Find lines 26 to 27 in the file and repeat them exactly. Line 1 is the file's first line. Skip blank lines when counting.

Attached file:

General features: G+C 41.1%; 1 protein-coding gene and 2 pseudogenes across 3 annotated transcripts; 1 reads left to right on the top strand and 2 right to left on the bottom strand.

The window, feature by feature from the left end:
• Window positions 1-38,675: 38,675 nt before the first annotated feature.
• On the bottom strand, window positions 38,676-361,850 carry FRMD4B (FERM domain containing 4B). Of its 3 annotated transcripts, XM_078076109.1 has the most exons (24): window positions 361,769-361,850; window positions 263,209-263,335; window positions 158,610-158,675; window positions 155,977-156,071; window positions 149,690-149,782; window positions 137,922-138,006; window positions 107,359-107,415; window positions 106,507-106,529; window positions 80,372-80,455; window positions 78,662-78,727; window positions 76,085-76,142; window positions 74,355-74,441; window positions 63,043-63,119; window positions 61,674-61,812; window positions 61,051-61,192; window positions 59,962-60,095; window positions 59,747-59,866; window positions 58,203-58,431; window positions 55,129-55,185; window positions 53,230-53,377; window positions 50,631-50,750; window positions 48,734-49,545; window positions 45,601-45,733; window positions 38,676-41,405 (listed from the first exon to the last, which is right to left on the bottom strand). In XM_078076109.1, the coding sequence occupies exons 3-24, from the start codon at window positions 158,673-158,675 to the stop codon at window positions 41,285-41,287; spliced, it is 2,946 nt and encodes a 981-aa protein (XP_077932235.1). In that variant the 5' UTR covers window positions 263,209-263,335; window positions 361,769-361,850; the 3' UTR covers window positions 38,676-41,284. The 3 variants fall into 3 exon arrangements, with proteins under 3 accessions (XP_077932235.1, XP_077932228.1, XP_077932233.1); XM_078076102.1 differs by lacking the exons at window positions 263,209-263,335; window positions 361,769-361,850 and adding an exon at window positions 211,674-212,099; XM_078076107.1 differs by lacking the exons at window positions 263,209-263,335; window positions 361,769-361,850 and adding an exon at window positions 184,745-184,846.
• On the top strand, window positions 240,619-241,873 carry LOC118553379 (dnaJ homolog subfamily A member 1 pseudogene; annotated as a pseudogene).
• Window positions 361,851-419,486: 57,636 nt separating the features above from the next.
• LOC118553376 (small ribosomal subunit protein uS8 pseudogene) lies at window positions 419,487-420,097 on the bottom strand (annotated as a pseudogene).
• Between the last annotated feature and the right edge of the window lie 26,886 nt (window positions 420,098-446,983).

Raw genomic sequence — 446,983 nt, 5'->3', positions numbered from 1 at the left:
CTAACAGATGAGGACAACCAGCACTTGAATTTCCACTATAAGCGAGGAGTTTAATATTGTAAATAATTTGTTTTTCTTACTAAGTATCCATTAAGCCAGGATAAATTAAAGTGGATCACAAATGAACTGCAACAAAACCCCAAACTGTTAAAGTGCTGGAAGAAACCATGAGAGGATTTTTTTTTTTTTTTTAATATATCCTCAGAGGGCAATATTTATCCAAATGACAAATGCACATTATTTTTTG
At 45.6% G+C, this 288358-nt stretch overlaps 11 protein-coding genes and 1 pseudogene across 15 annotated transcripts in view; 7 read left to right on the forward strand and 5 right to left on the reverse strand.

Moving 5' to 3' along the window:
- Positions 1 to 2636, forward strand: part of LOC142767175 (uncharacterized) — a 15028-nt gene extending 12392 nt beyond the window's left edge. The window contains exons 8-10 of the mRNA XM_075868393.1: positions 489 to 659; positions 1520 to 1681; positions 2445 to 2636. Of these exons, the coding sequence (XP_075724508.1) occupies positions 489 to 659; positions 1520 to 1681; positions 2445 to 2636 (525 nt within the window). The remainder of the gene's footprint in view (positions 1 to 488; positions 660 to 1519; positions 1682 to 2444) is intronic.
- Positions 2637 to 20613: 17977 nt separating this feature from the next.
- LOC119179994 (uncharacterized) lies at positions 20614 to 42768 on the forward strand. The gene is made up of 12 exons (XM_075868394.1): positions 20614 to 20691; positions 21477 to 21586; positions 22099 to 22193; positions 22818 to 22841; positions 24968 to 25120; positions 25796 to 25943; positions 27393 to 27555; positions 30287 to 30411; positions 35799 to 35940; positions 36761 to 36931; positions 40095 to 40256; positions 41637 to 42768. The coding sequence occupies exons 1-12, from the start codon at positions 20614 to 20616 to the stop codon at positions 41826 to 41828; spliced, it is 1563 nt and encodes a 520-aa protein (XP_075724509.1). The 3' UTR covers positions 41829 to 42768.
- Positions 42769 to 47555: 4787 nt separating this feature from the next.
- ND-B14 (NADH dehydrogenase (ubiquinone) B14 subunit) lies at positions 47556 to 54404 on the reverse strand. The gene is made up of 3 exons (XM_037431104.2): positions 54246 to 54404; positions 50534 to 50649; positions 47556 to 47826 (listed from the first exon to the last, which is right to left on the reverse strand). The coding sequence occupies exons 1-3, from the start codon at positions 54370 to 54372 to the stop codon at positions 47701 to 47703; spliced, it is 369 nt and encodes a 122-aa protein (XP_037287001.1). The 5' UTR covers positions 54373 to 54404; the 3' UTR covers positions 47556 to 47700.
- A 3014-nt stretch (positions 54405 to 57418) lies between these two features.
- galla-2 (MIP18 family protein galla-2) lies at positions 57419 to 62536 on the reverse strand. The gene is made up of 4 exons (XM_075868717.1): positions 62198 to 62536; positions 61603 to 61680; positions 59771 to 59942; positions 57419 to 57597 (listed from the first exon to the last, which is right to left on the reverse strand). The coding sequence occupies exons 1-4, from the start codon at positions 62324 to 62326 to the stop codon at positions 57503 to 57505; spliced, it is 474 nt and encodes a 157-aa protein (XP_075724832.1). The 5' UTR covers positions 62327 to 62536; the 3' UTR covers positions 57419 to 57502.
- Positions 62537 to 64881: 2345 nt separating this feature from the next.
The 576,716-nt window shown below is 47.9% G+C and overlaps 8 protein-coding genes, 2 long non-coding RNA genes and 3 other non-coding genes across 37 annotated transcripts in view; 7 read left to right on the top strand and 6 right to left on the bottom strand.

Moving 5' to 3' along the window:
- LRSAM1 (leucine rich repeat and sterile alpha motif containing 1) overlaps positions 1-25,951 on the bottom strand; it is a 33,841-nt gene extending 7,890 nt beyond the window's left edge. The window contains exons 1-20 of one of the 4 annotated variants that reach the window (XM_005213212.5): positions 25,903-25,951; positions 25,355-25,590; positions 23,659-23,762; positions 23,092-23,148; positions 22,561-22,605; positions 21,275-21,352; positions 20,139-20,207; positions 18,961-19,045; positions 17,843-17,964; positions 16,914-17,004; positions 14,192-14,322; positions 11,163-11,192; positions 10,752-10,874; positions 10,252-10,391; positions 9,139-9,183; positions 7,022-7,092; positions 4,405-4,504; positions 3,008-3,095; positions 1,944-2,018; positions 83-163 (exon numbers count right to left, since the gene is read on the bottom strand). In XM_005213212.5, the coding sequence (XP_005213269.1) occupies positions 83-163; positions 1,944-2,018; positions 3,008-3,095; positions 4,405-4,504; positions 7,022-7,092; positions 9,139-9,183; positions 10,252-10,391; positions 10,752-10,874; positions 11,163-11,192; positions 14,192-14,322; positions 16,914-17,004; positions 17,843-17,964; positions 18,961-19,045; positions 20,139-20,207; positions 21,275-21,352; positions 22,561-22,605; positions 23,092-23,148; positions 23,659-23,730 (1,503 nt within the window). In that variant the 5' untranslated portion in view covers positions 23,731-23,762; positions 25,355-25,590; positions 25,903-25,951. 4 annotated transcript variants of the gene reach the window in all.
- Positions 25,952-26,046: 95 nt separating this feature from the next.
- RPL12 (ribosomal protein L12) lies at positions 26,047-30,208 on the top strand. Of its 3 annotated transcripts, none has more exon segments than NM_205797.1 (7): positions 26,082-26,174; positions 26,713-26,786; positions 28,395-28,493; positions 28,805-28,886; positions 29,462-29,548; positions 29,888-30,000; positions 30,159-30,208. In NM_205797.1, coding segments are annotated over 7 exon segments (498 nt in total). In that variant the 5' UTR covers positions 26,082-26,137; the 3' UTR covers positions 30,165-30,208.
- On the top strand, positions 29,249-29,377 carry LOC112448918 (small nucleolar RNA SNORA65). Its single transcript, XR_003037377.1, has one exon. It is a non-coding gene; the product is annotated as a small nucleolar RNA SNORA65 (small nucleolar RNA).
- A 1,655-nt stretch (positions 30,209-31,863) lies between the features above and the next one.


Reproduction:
- On the top strand, positions 29,249-29,377 carry LOC112448918 (small nucleolar RNA SNORA65). Its single transcript, XR_003037377.1, has one exon. It is a non-coding gene; the product is annotated as a small nucleolar RNA SNORA65 (small nucleolar RNA).
- A 1,655-nt stretch (positions 30,209-31,863) lies between the features above and the next one.